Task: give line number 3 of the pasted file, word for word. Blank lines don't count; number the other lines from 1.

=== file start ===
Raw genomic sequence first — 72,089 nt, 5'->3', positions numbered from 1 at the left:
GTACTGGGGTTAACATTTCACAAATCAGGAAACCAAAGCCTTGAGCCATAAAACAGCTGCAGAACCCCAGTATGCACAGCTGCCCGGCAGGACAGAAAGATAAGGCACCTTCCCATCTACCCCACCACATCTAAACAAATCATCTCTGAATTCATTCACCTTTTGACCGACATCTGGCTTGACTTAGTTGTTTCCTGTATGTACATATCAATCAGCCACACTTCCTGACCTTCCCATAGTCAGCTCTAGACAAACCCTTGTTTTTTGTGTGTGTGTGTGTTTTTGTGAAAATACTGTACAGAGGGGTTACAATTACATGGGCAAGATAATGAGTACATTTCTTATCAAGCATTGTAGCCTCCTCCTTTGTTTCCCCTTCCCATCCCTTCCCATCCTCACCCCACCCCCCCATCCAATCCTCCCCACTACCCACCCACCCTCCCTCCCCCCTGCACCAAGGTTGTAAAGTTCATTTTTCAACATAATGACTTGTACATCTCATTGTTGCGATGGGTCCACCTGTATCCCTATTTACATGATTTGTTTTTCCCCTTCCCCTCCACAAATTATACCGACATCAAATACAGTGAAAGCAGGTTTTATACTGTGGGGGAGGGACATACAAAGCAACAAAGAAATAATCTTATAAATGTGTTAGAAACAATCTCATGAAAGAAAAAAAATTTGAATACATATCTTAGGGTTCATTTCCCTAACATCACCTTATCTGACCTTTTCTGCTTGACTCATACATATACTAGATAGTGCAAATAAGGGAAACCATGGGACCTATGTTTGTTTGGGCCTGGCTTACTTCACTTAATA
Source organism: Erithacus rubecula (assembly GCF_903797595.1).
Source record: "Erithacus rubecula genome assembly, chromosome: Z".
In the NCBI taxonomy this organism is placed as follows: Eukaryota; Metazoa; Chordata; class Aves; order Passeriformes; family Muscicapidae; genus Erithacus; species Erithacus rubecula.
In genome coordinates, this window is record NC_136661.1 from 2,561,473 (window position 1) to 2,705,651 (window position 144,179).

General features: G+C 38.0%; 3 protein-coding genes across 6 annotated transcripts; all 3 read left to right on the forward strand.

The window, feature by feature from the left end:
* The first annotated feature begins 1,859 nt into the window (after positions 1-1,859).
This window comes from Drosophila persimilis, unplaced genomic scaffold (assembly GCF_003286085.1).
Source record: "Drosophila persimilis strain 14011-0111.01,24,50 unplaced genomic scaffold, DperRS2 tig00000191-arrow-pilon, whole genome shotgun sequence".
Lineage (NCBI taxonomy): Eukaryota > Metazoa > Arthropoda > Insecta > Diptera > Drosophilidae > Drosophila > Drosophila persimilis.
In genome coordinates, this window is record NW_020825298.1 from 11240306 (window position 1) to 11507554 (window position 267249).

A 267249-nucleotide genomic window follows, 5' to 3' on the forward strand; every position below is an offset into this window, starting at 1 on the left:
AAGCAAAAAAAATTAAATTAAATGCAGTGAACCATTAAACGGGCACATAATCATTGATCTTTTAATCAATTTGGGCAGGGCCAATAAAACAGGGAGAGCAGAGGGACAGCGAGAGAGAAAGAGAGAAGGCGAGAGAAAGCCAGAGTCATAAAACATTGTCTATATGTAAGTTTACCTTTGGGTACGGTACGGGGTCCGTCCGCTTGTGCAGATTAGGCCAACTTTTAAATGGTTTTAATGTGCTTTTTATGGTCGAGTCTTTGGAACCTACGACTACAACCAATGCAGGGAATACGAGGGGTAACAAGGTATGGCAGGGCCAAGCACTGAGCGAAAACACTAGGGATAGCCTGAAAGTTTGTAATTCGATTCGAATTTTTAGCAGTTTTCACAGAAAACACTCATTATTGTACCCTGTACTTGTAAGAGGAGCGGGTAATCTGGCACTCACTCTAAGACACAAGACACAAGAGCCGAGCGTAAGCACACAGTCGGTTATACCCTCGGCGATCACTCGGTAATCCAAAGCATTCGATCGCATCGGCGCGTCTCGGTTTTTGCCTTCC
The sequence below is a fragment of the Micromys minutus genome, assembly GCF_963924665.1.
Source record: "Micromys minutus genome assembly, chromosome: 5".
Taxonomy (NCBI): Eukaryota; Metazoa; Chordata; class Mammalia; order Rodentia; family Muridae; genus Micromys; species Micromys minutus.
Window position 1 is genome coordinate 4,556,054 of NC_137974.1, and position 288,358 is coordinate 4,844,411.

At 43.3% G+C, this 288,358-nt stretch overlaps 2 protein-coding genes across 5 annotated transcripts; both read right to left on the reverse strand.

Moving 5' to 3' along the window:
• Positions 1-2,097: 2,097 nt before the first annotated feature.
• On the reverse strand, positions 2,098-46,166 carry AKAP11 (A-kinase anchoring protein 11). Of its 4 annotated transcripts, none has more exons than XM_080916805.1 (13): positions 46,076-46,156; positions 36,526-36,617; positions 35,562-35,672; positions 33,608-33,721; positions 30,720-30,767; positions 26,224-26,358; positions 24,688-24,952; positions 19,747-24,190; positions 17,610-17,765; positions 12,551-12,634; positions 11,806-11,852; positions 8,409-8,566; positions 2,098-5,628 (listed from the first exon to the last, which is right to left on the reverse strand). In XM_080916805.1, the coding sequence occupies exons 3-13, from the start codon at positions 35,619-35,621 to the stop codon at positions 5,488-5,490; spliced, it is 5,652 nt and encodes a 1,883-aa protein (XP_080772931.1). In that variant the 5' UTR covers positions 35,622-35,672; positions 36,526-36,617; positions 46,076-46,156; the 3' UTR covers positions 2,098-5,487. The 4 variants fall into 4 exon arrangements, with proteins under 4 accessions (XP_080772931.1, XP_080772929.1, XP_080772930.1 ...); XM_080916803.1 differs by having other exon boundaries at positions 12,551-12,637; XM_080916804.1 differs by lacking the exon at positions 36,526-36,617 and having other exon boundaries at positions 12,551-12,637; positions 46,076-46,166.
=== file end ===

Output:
Source organism: Erithacus rubecula (assembly GCF_903797595.1).